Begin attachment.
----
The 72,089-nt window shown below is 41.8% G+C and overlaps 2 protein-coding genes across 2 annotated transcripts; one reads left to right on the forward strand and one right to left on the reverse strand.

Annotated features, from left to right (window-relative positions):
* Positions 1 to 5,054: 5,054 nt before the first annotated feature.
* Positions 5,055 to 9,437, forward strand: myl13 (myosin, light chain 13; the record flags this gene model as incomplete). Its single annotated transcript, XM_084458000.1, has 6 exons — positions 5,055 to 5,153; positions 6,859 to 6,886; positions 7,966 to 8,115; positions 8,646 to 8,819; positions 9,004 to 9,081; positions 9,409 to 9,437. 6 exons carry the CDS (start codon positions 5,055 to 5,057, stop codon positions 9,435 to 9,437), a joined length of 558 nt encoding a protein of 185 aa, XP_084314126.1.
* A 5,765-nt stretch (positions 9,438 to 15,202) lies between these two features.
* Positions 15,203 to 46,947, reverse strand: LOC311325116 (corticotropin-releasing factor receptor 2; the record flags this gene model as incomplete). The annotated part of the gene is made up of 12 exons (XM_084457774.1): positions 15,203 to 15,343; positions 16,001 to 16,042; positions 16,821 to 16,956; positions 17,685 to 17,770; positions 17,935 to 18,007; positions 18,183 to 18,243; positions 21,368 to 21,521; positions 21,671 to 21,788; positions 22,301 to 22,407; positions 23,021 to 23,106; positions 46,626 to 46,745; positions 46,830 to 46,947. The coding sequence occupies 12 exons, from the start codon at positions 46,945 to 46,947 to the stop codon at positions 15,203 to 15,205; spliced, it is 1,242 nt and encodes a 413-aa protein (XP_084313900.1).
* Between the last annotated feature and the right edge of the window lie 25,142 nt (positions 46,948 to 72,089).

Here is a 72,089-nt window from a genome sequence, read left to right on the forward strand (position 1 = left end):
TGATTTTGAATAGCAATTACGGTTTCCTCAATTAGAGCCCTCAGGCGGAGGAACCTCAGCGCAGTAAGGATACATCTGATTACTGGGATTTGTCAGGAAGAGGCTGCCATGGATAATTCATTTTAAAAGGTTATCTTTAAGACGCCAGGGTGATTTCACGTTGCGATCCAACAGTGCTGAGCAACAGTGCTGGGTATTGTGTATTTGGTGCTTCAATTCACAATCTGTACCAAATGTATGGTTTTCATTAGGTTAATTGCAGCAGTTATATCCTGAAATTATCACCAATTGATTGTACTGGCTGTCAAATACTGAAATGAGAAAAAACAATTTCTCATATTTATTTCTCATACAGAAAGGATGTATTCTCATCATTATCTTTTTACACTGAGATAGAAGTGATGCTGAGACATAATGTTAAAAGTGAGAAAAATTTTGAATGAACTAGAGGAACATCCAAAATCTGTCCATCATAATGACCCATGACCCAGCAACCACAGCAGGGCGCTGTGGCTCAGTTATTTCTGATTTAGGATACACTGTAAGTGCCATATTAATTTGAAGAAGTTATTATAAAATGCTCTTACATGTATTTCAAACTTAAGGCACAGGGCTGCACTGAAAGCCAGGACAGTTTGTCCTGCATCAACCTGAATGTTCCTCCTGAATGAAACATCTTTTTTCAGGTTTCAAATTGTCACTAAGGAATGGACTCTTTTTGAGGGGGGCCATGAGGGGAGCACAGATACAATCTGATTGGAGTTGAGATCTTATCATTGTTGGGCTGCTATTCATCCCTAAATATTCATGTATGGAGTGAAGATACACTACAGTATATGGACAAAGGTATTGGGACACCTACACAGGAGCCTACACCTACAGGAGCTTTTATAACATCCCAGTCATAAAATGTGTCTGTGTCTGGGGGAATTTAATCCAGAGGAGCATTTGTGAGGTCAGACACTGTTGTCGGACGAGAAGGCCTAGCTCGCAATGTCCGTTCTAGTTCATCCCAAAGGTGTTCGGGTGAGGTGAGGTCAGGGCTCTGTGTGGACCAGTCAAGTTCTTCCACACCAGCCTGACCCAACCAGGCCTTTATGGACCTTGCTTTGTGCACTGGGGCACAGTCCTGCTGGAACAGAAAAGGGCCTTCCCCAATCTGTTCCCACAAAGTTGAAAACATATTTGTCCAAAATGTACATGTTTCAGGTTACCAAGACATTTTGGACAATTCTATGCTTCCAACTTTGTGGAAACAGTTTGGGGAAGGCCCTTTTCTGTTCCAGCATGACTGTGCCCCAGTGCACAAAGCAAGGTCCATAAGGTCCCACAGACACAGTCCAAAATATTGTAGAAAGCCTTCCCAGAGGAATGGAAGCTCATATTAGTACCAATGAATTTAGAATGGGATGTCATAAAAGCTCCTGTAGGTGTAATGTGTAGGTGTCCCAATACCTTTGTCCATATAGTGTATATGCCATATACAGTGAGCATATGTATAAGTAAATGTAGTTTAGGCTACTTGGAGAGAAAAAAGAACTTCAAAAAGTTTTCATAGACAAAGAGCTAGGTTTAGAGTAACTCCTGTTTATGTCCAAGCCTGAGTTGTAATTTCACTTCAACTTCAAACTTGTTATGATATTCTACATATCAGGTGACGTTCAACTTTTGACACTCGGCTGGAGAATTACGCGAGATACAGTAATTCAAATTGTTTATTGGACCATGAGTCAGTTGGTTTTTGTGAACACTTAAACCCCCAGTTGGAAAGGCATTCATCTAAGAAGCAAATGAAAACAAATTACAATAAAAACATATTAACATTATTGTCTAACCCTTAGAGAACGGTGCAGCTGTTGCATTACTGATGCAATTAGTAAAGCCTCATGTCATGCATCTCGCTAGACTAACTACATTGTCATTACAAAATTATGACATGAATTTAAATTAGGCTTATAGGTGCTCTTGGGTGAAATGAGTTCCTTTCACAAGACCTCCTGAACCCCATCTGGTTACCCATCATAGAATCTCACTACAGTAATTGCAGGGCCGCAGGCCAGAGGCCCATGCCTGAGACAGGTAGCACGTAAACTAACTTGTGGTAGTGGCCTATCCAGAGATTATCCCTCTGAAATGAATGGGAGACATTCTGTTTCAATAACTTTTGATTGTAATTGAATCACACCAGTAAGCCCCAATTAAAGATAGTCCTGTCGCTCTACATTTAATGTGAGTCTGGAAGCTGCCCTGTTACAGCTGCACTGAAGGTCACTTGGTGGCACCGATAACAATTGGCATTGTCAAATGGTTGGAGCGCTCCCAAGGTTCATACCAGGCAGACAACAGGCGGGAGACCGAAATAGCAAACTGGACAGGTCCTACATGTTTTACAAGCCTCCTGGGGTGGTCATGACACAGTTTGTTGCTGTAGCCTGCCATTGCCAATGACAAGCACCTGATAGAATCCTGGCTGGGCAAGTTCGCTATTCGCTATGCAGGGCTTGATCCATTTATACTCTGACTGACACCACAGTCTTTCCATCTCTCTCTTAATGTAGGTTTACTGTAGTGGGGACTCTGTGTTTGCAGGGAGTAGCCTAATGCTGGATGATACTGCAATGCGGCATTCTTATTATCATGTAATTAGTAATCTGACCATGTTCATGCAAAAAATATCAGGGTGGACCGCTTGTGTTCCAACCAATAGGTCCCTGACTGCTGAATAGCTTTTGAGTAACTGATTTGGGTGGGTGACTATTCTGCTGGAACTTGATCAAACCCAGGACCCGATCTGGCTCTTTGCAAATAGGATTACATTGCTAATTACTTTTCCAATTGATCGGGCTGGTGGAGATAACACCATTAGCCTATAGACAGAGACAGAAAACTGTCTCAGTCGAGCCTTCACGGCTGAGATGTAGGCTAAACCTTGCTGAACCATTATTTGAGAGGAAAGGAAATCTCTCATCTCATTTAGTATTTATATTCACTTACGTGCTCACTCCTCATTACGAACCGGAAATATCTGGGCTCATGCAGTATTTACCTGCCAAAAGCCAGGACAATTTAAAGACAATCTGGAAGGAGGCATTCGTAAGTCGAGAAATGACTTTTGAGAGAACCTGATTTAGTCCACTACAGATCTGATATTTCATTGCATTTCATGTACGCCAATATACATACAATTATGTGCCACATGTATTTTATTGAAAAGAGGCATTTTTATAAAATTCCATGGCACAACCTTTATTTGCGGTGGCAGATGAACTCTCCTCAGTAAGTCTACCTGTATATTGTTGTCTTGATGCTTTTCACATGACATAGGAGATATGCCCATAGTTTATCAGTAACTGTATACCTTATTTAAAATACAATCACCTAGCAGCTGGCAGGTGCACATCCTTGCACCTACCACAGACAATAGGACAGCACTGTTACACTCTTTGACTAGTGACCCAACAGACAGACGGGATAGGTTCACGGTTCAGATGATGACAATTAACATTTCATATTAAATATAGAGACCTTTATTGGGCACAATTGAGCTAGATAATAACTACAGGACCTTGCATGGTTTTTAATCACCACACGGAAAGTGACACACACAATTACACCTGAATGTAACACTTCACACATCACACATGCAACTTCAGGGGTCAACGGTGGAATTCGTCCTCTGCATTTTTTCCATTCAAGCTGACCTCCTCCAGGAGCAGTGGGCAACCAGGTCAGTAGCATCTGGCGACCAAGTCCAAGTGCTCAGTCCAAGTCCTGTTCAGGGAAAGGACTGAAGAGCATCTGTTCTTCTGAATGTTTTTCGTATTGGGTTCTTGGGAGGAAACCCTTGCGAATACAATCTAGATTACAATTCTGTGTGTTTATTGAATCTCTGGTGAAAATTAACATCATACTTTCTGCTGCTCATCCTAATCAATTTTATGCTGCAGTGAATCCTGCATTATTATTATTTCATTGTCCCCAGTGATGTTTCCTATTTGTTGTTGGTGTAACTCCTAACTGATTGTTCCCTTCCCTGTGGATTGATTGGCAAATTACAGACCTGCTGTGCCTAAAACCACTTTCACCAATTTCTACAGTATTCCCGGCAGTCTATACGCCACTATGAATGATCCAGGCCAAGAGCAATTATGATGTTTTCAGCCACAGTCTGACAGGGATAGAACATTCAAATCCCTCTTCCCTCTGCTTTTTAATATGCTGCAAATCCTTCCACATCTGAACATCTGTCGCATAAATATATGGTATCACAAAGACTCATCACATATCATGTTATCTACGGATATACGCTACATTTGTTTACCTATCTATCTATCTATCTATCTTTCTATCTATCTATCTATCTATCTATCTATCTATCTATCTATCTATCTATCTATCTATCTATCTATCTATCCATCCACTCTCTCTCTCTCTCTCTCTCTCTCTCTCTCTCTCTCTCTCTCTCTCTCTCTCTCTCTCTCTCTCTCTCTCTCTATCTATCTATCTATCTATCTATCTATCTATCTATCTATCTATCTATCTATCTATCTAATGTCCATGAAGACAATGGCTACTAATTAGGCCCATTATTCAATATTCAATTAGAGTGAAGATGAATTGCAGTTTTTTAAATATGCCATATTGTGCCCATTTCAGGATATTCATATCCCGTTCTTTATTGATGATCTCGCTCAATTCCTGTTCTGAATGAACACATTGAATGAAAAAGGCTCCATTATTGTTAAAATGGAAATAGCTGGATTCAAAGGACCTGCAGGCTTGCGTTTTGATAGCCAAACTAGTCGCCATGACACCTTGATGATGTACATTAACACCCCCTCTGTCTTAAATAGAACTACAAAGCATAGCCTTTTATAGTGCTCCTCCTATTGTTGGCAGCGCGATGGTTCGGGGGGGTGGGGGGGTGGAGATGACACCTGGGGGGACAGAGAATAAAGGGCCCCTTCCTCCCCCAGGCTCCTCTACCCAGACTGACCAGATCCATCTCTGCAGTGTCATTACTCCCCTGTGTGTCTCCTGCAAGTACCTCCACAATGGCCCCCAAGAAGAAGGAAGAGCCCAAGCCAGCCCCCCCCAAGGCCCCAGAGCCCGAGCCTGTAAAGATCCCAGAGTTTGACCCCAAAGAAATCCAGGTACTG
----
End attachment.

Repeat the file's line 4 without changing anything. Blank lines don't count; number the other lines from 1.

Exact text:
* Positions 5,055 to 9,437, forward strand: myl13 (myosin, light chain 13; the record flags this gene model as incomplete). Its single annotated transcript, XM_084458000.1, has 6 exons — positions 5,055 to 5,153; positions 6,859 to 6,886; positions 7,966 to 8,115; positions 8,646 to 8,819; positions 9,004 to 9,081; positions 9,409 to 9,437. 6 exons carry the CDS (start codon positions 5,055 to 5,057, stop codon positions 9,435 to 9,437), a joined length of 558 nt encoding a protein of 185 aa, XP_084314126.1.